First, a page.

Lefebure v. D’Aquilla, 15 F.4th 650, (5th Cir. Oct. 5, 2021) petition for certiorari pending
The Fifth Circuit recently stood by a nearly-50-year-old Supreme Court Equal Protection decision—despite expressing serious concerns about allowing prosecutors to implement discriminatory policies of not investigating certain crimes when committed by or against certain groups of people.
The plaintiff in this case alleges that her cousin’s husband, a Louisiana state prison warden, brutally and serially raped her while she was living at her cousin’s home. The plaintiff sought to bring criminal charges, and the warden was initially arrested for rape. However, the plaintiff alleges that the warden and his defense attorney conspired with the local district attorney and sheriff to protect the warden from investigation or prosecution.
The plaintiff sued the warden, district attorney, and others, alleging a violation of her rights to equal protection and due process under the Fourteenth Amendment. The defendants sought to dismiss the case for lack of standing. The district court partially granted the motion and certified the order for interlocutory appeal.
The Fifth Circuit affirmed the partial dismissal for lack of standing, relying almost exclusively on the 1973 Supreme Court decision Linda R.S. v. Richard D. (410 U.S. 614). In Linda, a case involving similar facts, the Court held that individuals have no legal interest in how other people are treated by law enforcement. While anyone accused of a crime has an interest in being treated fairly by prosecutors, and victims have an interest in ensuring their own protection from harm, victims do not have a legal right (and therefore have no standing) to see their perpetrators investigated or prosecuted.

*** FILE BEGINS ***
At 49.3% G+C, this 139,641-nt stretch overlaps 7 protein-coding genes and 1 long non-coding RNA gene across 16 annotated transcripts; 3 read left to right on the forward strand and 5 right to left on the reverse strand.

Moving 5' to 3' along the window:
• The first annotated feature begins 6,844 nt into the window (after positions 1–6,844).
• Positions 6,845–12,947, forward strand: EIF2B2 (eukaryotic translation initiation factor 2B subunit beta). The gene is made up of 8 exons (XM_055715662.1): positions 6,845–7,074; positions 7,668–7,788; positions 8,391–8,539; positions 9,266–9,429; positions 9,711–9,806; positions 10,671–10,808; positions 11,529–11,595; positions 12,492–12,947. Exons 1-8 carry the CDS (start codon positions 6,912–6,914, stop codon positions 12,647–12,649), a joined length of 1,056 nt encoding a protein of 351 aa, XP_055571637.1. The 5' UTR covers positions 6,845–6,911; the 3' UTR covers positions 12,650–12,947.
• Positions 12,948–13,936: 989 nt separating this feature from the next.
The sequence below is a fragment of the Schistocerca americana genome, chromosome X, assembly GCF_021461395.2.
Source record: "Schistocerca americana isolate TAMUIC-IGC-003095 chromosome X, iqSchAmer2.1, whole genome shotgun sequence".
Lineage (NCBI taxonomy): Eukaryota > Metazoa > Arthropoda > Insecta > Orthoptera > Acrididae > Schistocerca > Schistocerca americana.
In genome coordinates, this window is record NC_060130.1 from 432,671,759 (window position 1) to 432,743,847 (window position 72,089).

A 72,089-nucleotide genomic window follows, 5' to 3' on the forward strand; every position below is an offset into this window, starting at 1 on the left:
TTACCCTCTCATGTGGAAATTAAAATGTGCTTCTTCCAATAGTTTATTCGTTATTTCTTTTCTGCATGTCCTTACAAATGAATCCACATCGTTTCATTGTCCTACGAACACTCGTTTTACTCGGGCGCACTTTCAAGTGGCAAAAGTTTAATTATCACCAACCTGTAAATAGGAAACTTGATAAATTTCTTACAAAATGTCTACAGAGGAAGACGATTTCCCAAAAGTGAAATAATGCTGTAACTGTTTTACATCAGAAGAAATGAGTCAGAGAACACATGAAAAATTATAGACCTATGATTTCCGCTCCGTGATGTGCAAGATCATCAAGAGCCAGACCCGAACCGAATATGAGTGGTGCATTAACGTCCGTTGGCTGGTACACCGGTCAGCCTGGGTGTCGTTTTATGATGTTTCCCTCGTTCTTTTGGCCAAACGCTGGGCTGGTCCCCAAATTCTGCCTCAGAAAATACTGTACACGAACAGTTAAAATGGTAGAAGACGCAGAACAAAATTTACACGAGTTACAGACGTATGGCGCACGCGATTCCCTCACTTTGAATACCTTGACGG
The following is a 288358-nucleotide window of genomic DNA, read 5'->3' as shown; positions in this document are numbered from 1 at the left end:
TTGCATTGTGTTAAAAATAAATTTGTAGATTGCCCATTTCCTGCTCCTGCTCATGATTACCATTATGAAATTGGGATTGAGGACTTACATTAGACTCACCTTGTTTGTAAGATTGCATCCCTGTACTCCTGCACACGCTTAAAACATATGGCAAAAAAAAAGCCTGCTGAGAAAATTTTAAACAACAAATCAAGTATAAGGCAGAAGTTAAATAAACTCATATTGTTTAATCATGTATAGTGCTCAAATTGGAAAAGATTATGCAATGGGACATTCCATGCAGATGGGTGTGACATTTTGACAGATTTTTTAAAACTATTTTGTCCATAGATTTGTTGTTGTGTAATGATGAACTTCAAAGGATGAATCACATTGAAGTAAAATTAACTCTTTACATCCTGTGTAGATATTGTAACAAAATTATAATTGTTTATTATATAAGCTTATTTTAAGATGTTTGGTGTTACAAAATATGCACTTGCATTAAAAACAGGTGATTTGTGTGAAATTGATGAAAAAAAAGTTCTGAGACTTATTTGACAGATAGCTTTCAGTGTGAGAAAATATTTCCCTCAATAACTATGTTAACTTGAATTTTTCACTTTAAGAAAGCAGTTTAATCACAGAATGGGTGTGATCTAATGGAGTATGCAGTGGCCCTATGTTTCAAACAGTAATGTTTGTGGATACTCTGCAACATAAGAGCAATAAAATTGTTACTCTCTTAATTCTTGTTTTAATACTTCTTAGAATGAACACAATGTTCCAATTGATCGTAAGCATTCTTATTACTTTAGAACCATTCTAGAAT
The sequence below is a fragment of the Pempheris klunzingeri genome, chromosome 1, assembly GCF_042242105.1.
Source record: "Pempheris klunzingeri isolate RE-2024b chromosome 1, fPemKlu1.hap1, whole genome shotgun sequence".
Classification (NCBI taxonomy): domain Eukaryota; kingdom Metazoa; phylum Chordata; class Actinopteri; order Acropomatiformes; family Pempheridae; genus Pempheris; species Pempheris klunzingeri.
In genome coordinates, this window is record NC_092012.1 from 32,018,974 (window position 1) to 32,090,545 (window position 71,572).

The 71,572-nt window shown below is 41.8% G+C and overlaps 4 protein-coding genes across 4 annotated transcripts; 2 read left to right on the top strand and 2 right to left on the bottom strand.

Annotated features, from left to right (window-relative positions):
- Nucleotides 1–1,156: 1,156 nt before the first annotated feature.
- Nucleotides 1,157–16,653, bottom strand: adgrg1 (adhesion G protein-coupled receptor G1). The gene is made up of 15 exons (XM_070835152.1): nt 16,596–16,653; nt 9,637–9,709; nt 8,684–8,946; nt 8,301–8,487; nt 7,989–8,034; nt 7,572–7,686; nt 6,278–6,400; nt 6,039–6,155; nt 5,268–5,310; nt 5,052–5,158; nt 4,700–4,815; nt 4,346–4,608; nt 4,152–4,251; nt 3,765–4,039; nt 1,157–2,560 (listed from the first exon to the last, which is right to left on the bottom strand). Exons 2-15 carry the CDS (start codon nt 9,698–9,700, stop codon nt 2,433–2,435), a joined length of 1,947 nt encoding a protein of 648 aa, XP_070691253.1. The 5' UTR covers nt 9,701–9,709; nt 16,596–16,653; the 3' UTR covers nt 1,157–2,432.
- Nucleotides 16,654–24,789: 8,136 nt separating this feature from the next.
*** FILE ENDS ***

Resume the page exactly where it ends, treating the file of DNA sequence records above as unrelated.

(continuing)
The Court emphasized that prosecutorial decisions are generally given wide discretion under the separation of powers doctrine. The Court distinguished between a situation in which a law enforcement entity or prosecutor wrongfully refuses to protect someone from a crime, versus a situation in which the police or prosecutor simply fail to investigate or prosecute a crime that already occurred. In the first situation, the plaintiff has standing because the crime could have been prevented. In the second, the prosecutor’s investigation could not change the fact that the crime occurred. Even in a case such as this—where the plaintiff alleges an unlawful conspiracy to avoid prosecution—the law does not grant a cause of action based on discriminatory non-enforcement of the law.
Nonetheless, the Court….